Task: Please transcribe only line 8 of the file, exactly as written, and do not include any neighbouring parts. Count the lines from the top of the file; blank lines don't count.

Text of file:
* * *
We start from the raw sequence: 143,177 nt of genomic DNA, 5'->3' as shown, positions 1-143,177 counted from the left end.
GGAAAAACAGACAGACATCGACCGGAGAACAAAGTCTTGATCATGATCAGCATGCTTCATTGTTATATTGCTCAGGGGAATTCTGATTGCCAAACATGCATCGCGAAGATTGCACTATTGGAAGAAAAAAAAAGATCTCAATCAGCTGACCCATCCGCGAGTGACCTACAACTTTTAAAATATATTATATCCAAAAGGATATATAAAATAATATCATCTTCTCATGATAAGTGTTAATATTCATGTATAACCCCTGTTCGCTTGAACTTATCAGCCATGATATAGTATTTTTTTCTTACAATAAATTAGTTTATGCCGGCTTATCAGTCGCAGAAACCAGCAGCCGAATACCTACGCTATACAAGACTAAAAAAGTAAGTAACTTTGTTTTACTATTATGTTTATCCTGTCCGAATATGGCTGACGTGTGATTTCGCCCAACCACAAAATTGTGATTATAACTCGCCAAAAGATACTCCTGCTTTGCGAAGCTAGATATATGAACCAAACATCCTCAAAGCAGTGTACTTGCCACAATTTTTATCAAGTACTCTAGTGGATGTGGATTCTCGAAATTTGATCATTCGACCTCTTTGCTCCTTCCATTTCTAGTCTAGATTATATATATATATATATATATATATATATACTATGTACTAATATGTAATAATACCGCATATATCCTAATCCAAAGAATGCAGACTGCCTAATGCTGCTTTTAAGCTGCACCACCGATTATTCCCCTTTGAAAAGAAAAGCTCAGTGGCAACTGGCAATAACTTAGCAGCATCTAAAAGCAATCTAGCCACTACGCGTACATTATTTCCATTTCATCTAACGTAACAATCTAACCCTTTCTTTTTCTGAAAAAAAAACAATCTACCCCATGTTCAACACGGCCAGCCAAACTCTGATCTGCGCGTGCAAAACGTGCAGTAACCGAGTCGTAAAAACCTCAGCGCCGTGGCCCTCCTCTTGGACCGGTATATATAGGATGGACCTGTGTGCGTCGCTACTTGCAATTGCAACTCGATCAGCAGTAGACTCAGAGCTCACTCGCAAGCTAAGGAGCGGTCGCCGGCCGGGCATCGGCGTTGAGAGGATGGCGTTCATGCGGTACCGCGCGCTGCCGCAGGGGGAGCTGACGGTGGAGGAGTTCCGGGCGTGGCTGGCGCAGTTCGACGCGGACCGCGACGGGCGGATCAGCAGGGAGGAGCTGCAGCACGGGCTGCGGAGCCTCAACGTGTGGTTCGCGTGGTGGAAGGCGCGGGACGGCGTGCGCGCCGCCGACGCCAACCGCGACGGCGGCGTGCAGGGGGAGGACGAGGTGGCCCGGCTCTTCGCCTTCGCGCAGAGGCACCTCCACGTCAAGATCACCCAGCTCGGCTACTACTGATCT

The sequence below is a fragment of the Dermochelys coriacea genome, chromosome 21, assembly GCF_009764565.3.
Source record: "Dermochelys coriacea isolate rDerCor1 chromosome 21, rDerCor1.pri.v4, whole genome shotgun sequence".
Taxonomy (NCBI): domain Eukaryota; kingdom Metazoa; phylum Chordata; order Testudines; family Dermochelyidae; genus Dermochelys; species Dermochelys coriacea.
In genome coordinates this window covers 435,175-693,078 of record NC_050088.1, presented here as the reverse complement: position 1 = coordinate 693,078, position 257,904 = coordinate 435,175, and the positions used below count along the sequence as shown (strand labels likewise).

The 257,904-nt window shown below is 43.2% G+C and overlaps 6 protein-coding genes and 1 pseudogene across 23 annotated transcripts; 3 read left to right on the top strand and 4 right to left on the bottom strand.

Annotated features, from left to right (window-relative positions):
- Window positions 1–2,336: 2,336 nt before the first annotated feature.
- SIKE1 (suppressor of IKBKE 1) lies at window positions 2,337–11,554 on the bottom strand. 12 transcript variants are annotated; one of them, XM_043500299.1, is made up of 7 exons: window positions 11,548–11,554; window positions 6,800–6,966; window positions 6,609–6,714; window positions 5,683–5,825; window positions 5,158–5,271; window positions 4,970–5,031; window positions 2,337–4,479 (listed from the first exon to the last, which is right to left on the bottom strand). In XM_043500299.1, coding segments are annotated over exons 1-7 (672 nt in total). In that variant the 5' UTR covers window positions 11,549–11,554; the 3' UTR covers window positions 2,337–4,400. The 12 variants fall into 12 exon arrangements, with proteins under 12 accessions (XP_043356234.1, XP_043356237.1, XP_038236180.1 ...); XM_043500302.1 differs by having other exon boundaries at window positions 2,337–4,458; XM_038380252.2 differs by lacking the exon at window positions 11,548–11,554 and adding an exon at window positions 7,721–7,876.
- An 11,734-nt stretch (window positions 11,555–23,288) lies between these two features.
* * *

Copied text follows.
Annotated features, from left to right (window-relative positions):